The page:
04 Jun Who Pays for Education Expenses After a Divorce?
There are a lot of things to think about when you get divorced. If you have children, things can become really complicated. One of the more complex aspects of a divorce is determining who pays for a child’s college tuition. In the State of Florida, (in most cases) it is up to the parents to come to an agreement on the issue.
Does Child Support Cover College Expenses?
In some cases, a judge will order child support to pay for college expenses. The amount of child support may be raised to allow for a portion of it to be put towards college, or it may be up to the custodial parent to save the child support for college. The judge may order a specific amount to be put towards college or may leave it up to the custodial parent to decide. In most cases where child support is ordered to cover college expenses, the custodial parent is expected to save that money for college. If he or she uses it for other things and there is not enough to pay for college, the custodial parent may have to pay the difference or repay the amount that child support was designated to pay.
How Is The Obligation For Child Support Determined?
If two parents are unable to come to an agreement on who is responsible for their child’s college expenses or cannot agree to share these costs a judge may make a final decision on who has to take responsibility for these expenditures. In these cases, the judge will take several things into consideration. These things include:
- The Income Of Both Parent – A judge will take both incomes into consideration and come up with a fair amount for each parent to pay towards college.
- Standard Of Living – Before coming to a decision on how much one or more parent should put towards college based on the standard of life the child would have had if the parents would not have gotten divorced. If the judge determines there were no means for the child to attend college, he or she may not order either parent to pay for it.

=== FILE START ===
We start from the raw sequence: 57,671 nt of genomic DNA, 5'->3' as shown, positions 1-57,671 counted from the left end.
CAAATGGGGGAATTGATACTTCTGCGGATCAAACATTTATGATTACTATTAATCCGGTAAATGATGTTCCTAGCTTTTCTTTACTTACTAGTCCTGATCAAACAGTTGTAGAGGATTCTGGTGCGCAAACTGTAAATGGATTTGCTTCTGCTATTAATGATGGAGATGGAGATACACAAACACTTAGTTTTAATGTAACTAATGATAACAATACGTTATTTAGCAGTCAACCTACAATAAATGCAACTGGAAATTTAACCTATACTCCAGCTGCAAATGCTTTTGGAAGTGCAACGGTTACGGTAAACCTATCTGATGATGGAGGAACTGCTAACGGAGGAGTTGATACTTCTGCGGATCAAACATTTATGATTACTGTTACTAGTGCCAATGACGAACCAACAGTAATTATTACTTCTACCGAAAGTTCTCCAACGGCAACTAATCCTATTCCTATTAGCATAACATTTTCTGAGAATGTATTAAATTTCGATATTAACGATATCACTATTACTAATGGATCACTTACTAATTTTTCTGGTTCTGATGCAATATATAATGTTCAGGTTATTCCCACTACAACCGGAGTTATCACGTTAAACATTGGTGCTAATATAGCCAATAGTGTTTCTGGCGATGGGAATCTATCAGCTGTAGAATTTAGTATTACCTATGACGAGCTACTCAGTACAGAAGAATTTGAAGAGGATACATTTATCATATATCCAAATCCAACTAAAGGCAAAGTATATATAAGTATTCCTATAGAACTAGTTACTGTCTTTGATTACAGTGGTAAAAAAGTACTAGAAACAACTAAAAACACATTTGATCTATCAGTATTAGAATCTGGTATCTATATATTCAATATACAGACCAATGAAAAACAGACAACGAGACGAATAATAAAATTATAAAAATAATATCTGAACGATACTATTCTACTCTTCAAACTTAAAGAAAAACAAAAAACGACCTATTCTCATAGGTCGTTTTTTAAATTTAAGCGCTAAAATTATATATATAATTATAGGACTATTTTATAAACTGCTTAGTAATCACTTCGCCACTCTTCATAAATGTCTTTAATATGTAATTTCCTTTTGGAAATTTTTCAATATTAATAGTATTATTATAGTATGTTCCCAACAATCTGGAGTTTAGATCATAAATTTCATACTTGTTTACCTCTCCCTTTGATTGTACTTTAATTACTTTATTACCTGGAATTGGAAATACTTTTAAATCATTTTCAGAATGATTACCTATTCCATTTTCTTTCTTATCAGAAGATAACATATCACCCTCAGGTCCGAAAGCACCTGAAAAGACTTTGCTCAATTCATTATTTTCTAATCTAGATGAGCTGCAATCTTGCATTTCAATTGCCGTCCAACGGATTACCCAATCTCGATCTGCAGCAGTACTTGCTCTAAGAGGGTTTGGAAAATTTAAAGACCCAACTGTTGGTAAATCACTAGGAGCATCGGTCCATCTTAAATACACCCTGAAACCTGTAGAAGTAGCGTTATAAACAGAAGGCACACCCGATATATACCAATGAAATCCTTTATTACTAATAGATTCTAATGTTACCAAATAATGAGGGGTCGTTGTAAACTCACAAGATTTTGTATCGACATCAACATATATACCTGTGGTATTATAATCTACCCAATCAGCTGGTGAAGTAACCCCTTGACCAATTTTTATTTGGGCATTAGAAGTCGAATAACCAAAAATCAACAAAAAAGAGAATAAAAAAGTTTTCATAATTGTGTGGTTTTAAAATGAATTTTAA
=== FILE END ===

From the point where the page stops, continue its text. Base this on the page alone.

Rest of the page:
- Financial Resources – The judge will determine if there are any other financial resources available to the child to help with college expenses. These resources may include trusts, financial aid, and scholarships. If the child has alternative means of paying for college, neither parent may be obligated to do so.
- Grades And Academic Performance – The judge will consider the child’s academic performance to determine if he or she has good enough grades to attend college or if it wise to invest in the child’s education.
- Desire Of The Child – College isn’t for everyone, and there is no reason for a parent to pay for college if a child doesn’t want to go. Of course, some children are too young to make such a decision for themselves, but teenagers may be able to decide for themselves.
What Are The Typical College Expenses?
College expenses can vary by college and student, but, for the most part, they are all similar. Typical costs include:
•Room And Board
In most states, college expenses are considered a part of child support. Every situation is different, and there are many things that should be examined by the parents and a judge before a decision on financial responsibility for college can be made. If you feel that the other parent should be responsible for college expenses are have been ordered to pay for college but feel that the judgment is not fair, you can contact an attorney for help.
An attorney can help you come to an agreement with your ex-spouse, lower child support payments to make them more affordable, establish child support, enforce the use of child support for college expenses and straighten out any other issues you may be having with child support. Deciding who is responsible for college expenses isn’t easy, and you don’t have to figure it out on your own or fight with an ex-spouse. Let an attorney help you.